On Sept. 9, the Calaveras County Health and Human Services Agency (HHSA), in collaboration with multiple partners, is holding a community meeting to discuss current efforts to help county residents that lack stable housing. The meeting will be held 5:30 p.m.-7 p.m. at San Andreas Elementary School.
The Calaveras County Homeless Task Force has been working to identify local needs and determine strategies to help community members who lack stable housing move toward self-sufficiency. The task force was created in May of 2018 from multiple agencies and community members to address the issue of stable housing.
According to the 2019 Point in Time count, which measures the number of people experiencing homelessness during a one-week period in January, there are currently about 186 individuals in Calaveras County experiencing homelessness. This equals about 0.4% of the county’s population and is slightly above the state average.
Last year, Calaveras County successfully competed in the first of four rounds of state funding for the No Place Like Home (NPLH) Program, which was enacted 2016 and provides $2 billion in bonds across the state to aid in the development of permanent supportive housing for people with severe mental illness who are homeless or at risk of experiencing homelessness.
The NPLH bonds will be repaid over a period of several decades, with interest, with revenue from Proposition 63.
Proposition 63, also known as the Mental Health Services Act (MHSA), was passed in 2004, and imposed an additional 1% income tax on personal incomes in excess of $1 million in order to fund mental health programs across the state.
In 2018, California voters passed Proposition 2, which enabled MHSA funds to be used for homelessness prevention housing for those in need of mental health services.
The county’s NPLH funding is being used to construct five housing units in San Andreas for Calaveras County residents that lack stable housing and are engaged in their recovery plan. A minimum of two of the units will be dedicated to families with children.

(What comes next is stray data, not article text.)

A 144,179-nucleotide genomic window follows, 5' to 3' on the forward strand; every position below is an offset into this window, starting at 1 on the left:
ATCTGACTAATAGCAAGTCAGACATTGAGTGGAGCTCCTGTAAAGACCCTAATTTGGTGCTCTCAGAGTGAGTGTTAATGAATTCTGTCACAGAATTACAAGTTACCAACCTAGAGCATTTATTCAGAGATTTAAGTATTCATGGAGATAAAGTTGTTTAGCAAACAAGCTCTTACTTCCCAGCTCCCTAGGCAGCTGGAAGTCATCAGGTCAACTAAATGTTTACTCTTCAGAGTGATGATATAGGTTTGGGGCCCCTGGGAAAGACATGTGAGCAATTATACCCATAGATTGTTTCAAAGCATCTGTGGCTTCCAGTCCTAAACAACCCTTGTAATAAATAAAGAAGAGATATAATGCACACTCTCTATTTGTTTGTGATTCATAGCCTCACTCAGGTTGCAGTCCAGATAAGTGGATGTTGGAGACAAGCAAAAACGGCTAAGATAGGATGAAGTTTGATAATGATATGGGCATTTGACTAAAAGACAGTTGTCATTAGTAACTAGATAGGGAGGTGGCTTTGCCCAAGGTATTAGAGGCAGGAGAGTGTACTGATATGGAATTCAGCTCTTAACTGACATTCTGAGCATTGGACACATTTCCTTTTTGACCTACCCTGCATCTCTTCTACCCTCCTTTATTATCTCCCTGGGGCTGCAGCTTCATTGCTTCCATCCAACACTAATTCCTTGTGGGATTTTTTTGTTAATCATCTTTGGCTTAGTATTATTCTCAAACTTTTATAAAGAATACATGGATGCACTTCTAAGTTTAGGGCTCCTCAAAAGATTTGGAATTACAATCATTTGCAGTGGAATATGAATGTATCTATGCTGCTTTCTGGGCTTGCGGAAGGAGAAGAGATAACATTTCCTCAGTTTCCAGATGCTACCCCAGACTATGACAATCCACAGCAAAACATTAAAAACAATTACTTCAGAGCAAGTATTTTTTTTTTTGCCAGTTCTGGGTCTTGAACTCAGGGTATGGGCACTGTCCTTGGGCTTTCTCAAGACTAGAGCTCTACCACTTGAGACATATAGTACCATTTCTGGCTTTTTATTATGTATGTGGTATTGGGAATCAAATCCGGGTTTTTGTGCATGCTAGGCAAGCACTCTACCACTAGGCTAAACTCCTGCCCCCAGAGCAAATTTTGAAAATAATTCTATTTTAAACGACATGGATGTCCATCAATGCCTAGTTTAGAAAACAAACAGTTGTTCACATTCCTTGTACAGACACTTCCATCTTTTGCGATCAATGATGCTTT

The developer and property manager of the new units will be the Stanislaus Regional Housing Authority (SRHA), a non-profit, public corporation designated by the state to address the housing needs of communities in Alpine, Amador, Calaveras, Inyo, Mariposa, Mono, Stanislaus and Tuolumne counties. The SRHA also administers the Housing Choice Voucher Program (formerly known as Section 8).
The HHSA Behavioral Health Division will provide around-the-clock supportive services for residents of the county’s NPLH units. Among these services will be mental health crisis intervention, therapy (individual and group), medication treatment, substance use disorder treatment, supportive employment and ongoing tenant education.
Other county efforts to address homelessness include the scattered site emergency shelter pilot project, which aims to build several mobile tiny-house shelters in West Point and San Andreas, and provide intensive case management for residents temporarily placed in the units; and the Vision House in Murphys, which offers transitional living opportunities for individuals with severe mental illness that are engaged in their recovery plan and on the path to permanent housing and self-sufficiency.
The county is currently preparing for the next round of NPLH funding, which it plans to use for a 16-unit development in Valley Springs that will also serve veterans.
At the Sept. 9 meeting, the HHSA and various partners will answer questions about the NPLH Program and discuss other efforts to help those in the community who lack stable housing.